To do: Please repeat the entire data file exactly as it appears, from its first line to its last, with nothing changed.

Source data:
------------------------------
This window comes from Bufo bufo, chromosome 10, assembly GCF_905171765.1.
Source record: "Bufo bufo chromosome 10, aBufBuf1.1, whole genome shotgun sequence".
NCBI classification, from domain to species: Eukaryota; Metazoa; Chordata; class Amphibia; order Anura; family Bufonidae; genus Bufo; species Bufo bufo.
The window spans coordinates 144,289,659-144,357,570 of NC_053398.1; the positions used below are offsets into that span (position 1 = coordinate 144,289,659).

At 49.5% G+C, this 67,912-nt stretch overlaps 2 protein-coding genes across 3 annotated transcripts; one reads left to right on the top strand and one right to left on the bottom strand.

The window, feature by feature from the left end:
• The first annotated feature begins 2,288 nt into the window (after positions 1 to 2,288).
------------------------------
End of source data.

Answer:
This window comes from Bufo bufo, chromosome 10, assembly GCF_905171765.1.
Source record: "Bufo bufo chromosome 10, aBufBuf1.1, whole genome shotgun sequence".
NCBI classification, from domain to species: Eukaryota; Metazoa; Chordata; class Amphibia; order Anura; family Bufonidae; genus Bufo; species Bufo bufo.
The window spans coordinates 144,289,659-144,357,570 of NC_053398.1; the positions used below are offsets into that span (position 1 = coordinate 144,289,659).

At 49.5% G+C, this 67,912-nt stretch overlaps 2 protein-coding genes across 3 annotated transcripts; one reads left to right on the top strand and one right to left on the bottom strand.

The window, feature by feature from the left end:
• The first annotated feature begins 2,288 nt into the window (after positions 1 to 2,288).